Pan-European cinema with a dash of American flavor, a good description of what you can expect from Mr. Nobody. Belgian (!) director Jaco van Dormael launches this unique project which unifies influences from all over the Western world to create a film that pays homage to its predecessors while still standing very well on its own. The result is something definitely worth having on your resume.
No doubt Jaco Van Dormael's Mr. Nobody is overreaching. The film is overambitious and unable to handle all of its themes with appropriate care. Its 160-minute running time might sound a little overwhelming but there's so much here that it barely allows van Dormael to scratch the surface of all the things he included. This might be a little problematic if you expect a conclusive story and a tightly wrapped whole, but that would be missing the whole point of the film.
I don't think I've ever seen a film with this many cinematic climaxes before. It's astounding how van Dormael turns each scene into a unique little cinematic event. There is hardly filler here, no scenes to drag out the running time or to fill some gaps between other climaxes. Every scene matters and every scene is made to look like it matters. The director uses all means at his disposal to keep the viewer engaged and interested in the life of the main protagonist, Nemo Nobody.
While advertised as a sci-fi flick it hardly sums up the tone of the film. There are indeed some scenes set in the future and the film does handle some typical sci-fi themes, but at the core of the film lies romance. Three romances to be exact, all of them involving Nemo and all of them happening in alternate universes. This complex setup takes the film into sci-fi territory but at the same time places it in a totally different league from regular sci-fi genre filmmaking.
The story starts with Nemo, the last surviving mortal on earth, nearing his death. His mind is gone, but a little old-fashioned hypnosis trick is bringing it all back. From there on we travel back in time to follow the possible lives of Nemo. The setup reminded me a little of Benjamin Button with a serious injection of Amelie Poulain, only better.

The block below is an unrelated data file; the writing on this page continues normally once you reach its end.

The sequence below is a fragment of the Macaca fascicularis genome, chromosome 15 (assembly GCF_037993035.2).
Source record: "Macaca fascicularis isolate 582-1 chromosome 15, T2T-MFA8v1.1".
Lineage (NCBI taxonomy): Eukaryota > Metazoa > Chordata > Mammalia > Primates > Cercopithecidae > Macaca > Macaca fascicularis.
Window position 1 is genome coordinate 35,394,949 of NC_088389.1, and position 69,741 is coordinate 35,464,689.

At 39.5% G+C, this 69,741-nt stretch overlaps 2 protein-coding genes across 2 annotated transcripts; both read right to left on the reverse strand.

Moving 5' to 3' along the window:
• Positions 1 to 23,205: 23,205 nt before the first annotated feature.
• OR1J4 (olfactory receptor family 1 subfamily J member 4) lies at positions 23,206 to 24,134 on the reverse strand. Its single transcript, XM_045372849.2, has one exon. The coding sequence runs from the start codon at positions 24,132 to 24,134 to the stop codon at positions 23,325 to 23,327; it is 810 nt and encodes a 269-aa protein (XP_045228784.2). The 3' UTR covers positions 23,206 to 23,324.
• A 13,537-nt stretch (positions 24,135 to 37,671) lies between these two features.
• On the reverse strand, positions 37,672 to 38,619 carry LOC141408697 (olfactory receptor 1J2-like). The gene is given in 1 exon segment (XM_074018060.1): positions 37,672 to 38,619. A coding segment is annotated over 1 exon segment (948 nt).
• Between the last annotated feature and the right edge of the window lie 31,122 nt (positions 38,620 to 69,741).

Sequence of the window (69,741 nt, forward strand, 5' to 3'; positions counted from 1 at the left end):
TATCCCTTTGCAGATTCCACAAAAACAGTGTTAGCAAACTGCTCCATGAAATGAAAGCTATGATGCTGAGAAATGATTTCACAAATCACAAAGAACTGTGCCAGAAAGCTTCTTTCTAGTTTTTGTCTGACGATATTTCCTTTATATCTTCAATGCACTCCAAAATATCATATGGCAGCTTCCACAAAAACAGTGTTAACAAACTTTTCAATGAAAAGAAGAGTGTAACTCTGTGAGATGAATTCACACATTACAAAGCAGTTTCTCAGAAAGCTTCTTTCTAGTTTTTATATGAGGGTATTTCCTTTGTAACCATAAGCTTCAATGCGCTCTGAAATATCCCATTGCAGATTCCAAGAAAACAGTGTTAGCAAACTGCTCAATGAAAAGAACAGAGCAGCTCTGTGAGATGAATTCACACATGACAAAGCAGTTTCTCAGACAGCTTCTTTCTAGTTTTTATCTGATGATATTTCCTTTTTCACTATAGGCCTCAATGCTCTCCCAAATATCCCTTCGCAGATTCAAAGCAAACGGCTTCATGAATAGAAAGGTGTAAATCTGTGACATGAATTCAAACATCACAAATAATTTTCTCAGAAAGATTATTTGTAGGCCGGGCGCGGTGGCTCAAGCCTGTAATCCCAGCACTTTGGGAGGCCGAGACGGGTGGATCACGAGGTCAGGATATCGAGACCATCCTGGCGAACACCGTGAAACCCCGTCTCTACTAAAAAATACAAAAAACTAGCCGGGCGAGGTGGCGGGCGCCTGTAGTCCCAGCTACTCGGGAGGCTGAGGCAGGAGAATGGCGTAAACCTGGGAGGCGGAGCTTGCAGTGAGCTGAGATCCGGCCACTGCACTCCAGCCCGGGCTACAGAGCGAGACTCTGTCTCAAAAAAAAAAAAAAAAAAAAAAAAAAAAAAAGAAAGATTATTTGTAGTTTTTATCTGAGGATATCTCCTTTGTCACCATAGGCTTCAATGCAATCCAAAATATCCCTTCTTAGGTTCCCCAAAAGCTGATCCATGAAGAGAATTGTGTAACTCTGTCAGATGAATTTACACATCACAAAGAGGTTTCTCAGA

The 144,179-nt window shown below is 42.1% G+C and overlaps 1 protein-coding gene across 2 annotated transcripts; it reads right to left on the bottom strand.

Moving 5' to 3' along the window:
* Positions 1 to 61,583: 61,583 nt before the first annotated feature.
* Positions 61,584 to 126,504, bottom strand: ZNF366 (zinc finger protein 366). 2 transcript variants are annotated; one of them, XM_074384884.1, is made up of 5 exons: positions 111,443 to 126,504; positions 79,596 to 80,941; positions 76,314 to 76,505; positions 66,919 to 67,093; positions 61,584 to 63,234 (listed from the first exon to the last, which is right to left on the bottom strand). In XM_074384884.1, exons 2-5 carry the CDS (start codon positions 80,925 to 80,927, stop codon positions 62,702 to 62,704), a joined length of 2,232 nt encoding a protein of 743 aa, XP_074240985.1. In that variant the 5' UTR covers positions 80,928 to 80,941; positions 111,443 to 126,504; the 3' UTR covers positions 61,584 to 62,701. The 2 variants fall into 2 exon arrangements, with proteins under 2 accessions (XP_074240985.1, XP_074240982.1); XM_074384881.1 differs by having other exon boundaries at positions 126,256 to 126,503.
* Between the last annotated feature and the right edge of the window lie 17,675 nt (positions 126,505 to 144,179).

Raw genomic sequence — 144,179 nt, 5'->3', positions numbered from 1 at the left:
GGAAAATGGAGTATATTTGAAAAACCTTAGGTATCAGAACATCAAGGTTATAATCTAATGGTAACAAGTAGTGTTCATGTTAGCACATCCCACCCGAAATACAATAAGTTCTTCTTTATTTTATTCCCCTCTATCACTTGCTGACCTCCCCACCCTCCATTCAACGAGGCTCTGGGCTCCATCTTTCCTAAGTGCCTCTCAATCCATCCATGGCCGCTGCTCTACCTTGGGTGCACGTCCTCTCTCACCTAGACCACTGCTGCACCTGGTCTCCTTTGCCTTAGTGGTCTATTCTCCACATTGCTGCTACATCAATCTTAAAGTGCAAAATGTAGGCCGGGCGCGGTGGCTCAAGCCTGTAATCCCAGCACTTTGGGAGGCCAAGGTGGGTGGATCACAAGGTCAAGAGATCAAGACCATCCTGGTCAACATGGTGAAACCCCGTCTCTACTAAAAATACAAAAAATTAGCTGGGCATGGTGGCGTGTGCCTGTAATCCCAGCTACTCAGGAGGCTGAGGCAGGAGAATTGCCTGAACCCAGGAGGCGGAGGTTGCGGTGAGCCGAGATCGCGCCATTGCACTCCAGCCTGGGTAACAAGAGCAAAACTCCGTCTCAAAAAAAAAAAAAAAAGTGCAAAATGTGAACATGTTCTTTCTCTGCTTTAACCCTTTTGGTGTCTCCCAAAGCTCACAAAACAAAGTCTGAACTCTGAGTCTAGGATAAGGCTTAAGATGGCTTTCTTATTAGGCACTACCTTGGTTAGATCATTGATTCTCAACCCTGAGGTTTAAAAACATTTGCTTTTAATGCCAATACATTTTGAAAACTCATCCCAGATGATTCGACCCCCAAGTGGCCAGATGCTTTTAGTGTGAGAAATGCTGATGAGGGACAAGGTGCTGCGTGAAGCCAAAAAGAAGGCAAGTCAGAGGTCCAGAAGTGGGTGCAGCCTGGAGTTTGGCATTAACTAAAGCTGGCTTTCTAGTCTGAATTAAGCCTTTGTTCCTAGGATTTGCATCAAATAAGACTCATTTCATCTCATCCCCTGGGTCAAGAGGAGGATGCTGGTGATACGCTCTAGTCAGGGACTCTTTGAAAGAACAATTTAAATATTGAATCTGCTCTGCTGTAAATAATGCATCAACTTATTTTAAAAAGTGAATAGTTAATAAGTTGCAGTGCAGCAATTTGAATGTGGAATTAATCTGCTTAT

On a visual level, Mr. Nobody has a lot of parallels with the work of Jeunet and Caro. Nemo's memories share a similarly warm and nostalgic feel, using bright colors and removing all the possible filth, grain, and darkness from view. The scenes from the future look more modern and slick, introducing some interesting contrasts. What all scenes share though is a common sense of detail, craftsmanship, and vision. The camera handling, art direction, and visual inventiveness are varied and simply stunning to behold. And best of all, van Dormael manages to keep it fresh and alive throughout the whole 160 minutes.
The soundtrack is just as varied as the visuals, though a little less daring. There are some strange musical choices but for some reason, they always seem to work out okay. Not unlike the musical skills of PT Anderson. It's not a soundtrack I'd care to own but within the confines of the film its works very well.
Acting is equally strong. Jared Leto is very powerful as Nemo, extra praise goes out to the young cast who all put in equally strong performances. It's not always easy to get this much from kid actors. And as a side note, it's funny how van Dormael takes the most prominent feature of Jared Leto (his eyes) and turns it into a returning stylistic element. It's actually quite remarkable how this is one of the first things I remember when thinking back on the film.
The film starts off a little confusing, but once the trip down memory lane starts things fall into place rather quickly. Mr. Nobody isn't a very complex film but it does require the full attention of the viewer to keep a grip on what is happening. There are some parallel universes to take into account and even though there are enough stylistic details and differences to tell them apart, once you miss those it might become confusing very fast.
The ending feels a little bit rushed and does a less-than-perfect job explaining the central theme of the film, but I believe multiple viewings can fix that. If anything, it's a good reason to watch the film a second or even a third time. With scenes skipping quickly between the universes there is quite a lot of puzzling to be done, still, it's a film where the premise pretty much defies plot holes so that makes it a little easier.
There is plenty to love here. The film has no glaring weak points, it has a strong heart, and it makes the 160 minutes seem like a short introduction to the main story. There is so much going on, both stylistically and story-wise, that it may be a bit much the first time around. Even so, the film leaves you with a feeling of having watched something very special. Maybe van Dormael could've scrapped a few elements to make it into a tighter whole, at the same time I believe it would've killed part of the charm. Definitely recommended!